Some books you really enjoy, and some books stay with you — as ones you’d recommend to others. The last novel I read was one of those, a story I’ll be thinking about for a long time.
So I looked back at my Goodreads account, and, while there are many books I’ve enjoyed lately, I wondered which ones stuck with me. Here are the last three that got me, right here. (You know what I mean.) And they’re all very different in tone.
Love and Other Variables by Shannon Lee Alexander. From the book jacket:
Charlie Hanson has a clear vision of his future. A senior at Brighton School of Mathematics and Science, he knows he’ll graduate, go to MIT, and inevitably discover solutions to the universe’s greatest unanswered questions. He’s that smart. But Charlie’s future blurs the moment he reaches out to touch the tattoo on a beautiful girl’s neck.
The future has never seemed very kind to Charlotte Finch, so she’s counting on the present. She’s not impressed by the strange boy at the donut shop — until she learns he’s a student at Brighton where her sister has just taken a job as the English teacher. With her encouragement, Charlie orchestrates the most effective prank campaign in Brighton history. But, in doing so, he puts his own future in jeopardy.
By the time he learns she’s ill — and that the pranks were a way to distract Ms. Finch from Charlotte’s illness — Charlotte’s gravitational pull is too great to overcome. Soon he must choose between the familiar formulas he’s always relied on or the girl he’s falling for (at far more than 32 feet per second squared).
This one’s a beautifully emotional ride, with lyrical yet authentic prose. It’s not a typical happily-ever-after, but a hopeful ending nonetheless. If you like novels that tug — or yank — at your heartstrings, you won’t be sorry you picked this one up. (You know, I think I liked it a bit more than The Fault in Our Stars.)
Don’t Lick the Minivan: And Other Things I Never Thought I’d Say to My Kids by Leanne Shirtliffe. From the book jacket:
As a woman used to traveling and living the high life in Bangkok, Leanne Shirtliffe recognized the constant fodder for humor while pregnant with twins in Asia’s sin city. But in spite of deep-fried bug cuisine and nurses who cover newborn bassinets with plastic wrap, Shirtliffe manages to keep her babies alive for a year with help from a Coca-Cola deliveryman, several waitresses, and a bra factory. Then she and her husband return home to the isolation of North American suburbia.
In Don’t Lick the Minivan, Shirtliffe captures the bizarre aspects of parenting in her edgy, honest voice. She explores the hazards of everyday life with children such as:
- The birthday party where neighborhood kids took home skin rashes from the second-hand face paint she applied.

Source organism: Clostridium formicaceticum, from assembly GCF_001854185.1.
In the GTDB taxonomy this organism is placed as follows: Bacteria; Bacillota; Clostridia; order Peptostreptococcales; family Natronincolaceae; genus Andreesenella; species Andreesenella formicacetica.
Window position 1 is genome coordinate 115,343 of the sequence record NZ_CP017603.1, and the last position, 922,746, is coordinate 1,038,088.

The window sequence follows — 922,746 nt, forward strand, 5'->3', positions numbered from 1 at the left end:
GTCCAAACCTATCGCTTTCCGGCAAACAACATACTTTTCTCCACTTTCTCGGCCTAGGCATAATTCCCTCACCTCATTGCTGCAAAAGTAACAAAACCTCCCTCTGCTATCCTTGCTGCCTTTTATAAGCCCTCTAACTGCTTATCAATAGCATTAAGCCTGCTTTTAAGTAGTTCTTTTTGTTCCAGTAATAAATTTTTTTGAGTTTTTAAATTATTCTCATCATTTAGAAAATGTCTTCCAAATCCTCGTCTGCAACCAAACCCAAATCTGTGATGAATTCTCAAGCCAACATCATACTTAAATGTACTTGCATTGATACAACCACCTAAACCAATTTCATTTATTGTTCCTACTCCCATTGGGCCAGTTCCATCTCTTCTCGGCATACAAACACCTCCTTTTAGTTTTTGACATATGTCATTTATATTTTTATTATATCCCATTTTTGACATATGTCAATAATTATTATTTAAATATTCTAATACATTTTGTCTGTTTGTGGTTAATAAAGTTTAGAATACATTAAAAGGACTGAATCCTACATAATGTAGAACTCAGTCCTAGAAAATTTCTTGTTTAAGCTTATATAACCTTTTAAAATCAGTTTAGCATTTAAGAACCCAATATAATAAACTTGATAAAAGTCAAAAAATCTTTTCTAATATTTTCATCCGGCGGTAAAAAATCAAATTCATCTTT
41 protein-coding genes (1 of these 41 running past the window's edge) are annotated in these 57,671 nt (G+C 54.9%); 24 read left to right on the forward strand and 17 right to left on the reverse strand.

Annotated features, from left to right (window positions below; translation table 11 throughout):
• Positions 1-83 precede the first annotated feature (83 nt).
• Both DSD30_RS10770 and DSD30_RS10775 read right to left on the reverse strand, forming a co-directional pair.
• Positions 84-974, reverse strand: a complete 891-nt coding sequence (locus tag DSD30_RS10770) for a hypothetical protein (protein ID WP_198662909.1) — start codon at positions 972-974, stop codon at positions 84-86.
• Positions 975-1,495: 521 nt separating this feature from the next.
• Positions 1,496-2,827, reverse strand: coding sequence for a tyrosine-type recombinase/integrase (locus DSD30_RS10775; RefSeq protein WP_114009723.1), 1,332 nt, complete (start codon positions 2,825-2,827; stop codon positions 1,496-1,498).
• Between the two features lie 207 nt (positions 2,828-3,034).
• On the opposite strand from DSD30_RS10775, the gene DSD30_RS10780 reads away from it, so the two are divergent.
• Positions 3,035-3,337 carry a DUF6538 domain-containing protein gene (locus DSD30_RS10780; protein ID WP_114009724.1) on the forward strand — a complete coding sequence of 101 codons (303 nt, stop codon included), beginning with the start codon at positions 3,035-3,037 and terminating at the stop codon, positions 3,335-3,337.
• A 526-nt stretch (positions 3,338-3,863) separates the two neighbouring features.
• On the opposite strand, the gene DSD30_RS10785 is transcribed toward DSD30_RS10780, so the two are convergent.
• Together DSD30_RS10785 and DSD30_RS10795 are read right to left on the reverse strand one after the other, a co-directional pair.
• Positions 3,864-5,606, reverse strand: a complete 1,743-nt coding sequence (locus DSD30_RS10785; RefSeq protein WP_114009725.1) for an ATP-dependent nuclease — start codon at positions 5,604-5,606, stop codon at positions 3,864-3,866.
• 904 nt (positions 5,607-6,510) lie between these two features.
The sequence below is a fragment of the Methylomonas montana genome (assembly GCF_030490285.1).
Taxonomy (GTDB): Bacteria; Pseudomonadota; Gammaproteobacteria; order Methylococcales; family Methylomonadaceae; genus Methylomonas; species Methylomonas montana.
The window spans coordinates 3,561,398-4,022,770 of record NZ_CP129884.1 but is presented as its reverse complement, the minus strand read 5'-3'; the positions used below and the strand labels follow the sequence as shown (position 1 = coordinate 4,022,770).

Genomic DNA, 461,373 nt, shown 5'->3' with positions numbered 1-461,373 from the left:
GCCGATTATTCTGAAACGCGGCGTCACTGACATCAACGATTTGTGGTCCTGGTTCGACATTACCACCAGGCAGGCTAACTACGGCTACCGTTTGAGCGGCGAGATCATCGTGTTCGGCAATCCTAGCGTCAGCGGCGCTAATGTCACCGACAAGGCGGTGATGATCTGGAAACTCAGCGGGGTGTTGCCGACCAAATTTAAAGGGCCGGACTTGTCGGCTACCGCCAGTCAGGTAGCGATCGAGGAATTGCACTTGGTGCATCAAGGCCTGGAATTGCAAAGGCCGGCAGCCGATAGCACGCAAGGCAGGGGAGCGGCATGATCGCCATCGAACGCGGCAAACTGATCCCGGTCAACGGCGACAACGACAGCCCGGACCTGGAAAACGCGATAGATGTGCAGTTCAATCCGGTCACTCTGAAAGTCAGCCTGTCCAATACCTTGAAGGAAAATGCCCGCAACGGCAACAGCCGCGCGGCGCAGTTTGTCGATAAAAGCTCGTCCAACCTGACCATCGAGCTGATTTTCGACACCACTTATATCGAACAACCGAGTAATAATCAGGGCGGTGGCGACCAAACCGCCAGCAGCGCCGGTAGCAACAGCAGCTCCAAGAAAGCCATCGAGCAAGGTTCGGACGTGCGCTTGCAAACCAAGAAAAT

- The time she discovered her twins carving their names into her minivan’s paint with rocks.
- The funeral she officiated for “Stripper Barbie.”
- The horror of glitter.
And much more!
A delayed encounter with postpartum depression helps Shirtliffe to realize that even if she can’t teach her kids how to tie their shoelaces, she’s a good enough mom. At least good enough to start saving for her twins’ college, eh, therapy fund. And possibly her own. Crisply written, Don’t Lick the Minivan will have parents laughing out loud and nodding in agreement. Shirtliffe’s memoir might not replace a therapist, but it is a lot cheaper.
I related entirely to the challenges of motherhood, attempts at humor to relieve tension, strange things you find yourself saying, not to mention the intense aversion to crafts. And I laughed out loud many times. Yes, there are close-to-your-heart mommy moments, but just as many close-to-the-wine-bottle moments as well. Which just about sums up motherhood these days!
Aces Up by Lauren Barnholdt. From the book jacket:
Seventeen-year-old high school senior Shannon Card needs money. And lots of it. She’s been admitted to Wellesley, but her dad just lost his job, and somehow she has to come up with a year of tuition herself. But Shannon’s dream of making big bucks waitressing at the local casino, the Collosio, disappears faster than a gambler’s lucky streak. Her boss is a tyrant, her coworker is nuts, and her chances of balancing a tray full of drinks while wearing high-heeled shoes are slim to none. Worse, time is running out, and Shannon hasn’t made even half the money she’d hoped.
When Shannon receives a mysterious invitation to join Aces Up, a secret network of highly talented college poker players, at first she thinks No way. She has enough to worry about: keeping her job, winning the coveted math scholarship at school, and tutoring her secret crush, Max. But when Shannon musters up the nerve to kiss Max and he doesn’t react at all, the allure of Aces Up and its sexy eighteen-year-old leader, Cole, is suddenly too powerful to ignore.
Soon Shannon’s caught up in a web of lies and deceit that makes worrying about tuition money or a high school crush seem like kid stuff. Still, when the money’s this good, is the fear of getting caught reason enough to fold?
It takes a while to figure out what kind of novels you enjoy writing, but I recently concluded that my own voice is a lot like this: Take an outrageous concept, add interesting, real-life characters, and produce a whimsical, yet heartfelt story.
That’s Aces Up. It’s a fun romp of a novel, with a serious heart underneath.
As you can see, my tastes run the gamut here. I cried in the first novel, laughed a lot with the memoir, and let my heart skip happily in the third book. All of these books, however, had a strong voice. They left me feeling like I really knew these people.
Now it’s your turn to share! What are the best books you’ve read lately, and why?